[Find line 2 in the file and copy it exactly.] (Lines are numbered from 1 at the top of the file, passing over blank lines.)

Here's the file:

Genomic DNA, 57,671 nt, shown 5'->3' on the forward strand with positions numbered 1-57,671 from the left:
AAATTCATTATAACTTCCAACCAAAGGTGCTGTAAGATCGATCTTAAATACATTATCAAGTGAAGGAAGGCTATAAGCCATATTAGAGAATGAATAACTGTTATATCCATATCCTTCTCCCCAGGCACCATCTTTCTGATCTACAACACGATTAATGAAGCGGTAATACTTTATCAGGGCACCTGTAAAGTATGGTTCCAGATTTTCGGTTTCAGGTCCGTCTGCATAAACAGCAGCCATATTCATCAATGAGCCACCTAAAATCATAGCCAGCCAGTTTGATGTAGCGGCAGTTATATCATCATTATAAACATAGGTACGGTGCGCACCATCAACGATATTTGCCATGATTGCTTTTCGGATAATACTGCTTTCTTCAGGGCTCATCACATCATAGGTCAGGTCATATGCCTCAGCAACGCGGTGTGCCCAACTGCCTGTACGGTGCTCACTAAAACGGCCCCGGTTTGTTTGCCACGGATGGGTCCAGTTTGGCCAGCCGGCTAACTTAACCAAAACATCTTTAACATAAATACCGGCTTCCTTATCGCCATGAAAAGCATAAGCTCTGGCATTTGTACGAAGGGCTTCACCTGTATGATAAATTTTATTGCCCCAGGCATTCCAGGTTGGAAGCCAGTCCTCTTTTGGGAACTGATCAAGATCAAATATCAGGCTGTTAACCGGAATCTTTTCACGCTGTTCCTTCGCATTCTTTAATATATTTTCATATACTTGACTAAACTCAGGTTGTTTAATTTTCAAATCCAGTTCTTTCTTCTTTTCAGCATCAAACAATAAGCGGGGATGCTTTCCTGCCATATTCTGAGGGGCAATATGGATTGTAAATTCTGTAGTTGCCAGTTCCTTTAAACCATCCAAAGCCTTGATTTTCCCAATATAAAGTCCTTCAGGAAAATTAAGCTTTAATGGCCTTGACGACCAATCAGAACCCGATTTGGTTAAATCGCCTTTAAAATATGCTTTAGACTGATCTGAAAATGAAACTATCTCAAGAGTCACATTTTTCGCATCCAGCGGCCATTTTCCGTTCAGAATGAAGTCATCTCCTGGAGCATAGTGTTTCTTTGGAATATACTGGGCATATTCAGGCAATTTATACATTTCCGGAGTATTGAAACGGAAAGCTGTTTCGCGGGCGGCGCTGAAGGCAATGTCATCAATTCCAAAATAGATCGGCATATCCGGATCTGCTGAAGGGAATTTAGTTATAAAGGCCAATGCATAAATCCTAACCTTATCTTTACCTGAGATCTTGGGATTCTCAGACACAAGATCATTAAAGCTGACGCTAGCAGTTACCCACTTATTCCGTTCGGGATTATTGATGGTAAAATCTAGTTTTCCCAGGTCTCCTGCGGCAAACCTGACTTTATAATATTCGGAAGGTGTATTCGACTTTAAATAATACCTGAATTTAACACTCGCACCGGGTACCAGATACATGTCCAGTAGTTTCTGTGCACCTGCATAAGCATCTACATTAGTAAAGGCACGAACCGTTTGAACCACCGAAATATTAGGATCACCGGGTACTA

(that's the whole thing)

AAATTCATTATAACTTCCAACCAAAGGTGCTGTAAGATCGATCTTAAATACATTATCAAGTGAAGGAAGGCTATAAGCCATATTAGAGAATGAATAACTGTTATATCCATATCCTTCTCCCCAGGCACCATCTTTCTGATCTACAACACGATTAATGAAGCGGTAATACTTTATCAGGGCACCTGTAAAGTATGGTTCCAGATTTTCGGTTTCAGGTCCGTCTGCATAAACAGCAGCCATATTCATCAATGAGCCACCTAAAATCATAGCCAGCCAGTTTGATGTAGCGGCAGTTATATCATCATTATAAACATAGGTACGGTGCGCACCATCAACGATATTTGCCATGATTGCTTTTCGGATAATACTGCTTTCTTCAGGGCTCATCACATCATAGGTCAGGTCATATGCCTCAGCAACGCGGTGTGCCCAACTGCCTGTACGGTGCTCACTAAAACGGCCCCGGTTTGTTTGCCACGGATGGGTCCAGTTTGGCCAGCCGGCTAACTTAACCAAAACATCTTTAACATAAATACCGGCTTCCTTATCGCCATGAAAAGCATAAGCTCTGGCATTTGTACGAAGGGCTTCACCTGTATGATAAATTTTATTGCCCCAGGCATTCCAGGTTGGAAGCCAGTCCTCTTTTGGGAACTGATCAAGATCAAATATCAGGCTGTTAACCGGAATCTTTTCACGCTGTTCCTTCGCATTCTTTAATATATTTTCATATACTTGACTAAACTCAGGTTGTTTAATTTTCAAATCCAGTTCTTTCTTCTTTTCAGCATCAAACAATAAGCGGGGATGCTTTCCTGCCATATTCTGAGGGGCAATATGGATTGTAAATTCTGTAGTTGCCAGTTCCTTTAAACCATCCAAAGCCTTGATTTTCCCAATATAAAGTCCTTCAGGAAAATTAAGCTTTAATGGCCTTGACGACCAATCAGAACCCGATTTGGTTAAATCGCCTTTAAAATATGCTTTAGACTGATCTGAAAATGAAACTATCTCAAGAGTCACATTTTTCGCATCCAGCGGCCATTTTCCGTTCAGAATGAAGTCATCTCCTGGAGCATAGTGTTTCTTTGGAATATACTGGGCATATTCAGGCAATTTATACATTTCCGGAGTATTGAAACGGAAAGCTGTTTCGCGGGCGGCGCTGAAGGCAATGTCATCAATTCCAAAATAGATCGGCATATCCGGATCTGCTGAAGGGAATTTAGTTATAAAGGCCAATGCATAAATCCTAACCTTATCTTTACCTGAGATCTTGGGATTCTCAGACACAAGATCATTAAAGCTGACGCTAGCAGTTACCCACTTATTCCGTTCGGGATTATTGATGGTAAAATCTAGTTTTCCCAGGTCTCCTGCGGCAAACCTGACTTTATAATATTCGGAAGGTGTATTCGACTTTAAATAATACCTGAATTTAACACTCGCACCGGGTACCAGATACATGTCCAGTAGTTTCTGTGCACCTGCATAAGCATCTACATTAGTAAAGGCACGAACCGTTTGAACCACCGAAATATTAGGATCACCGGGTACTA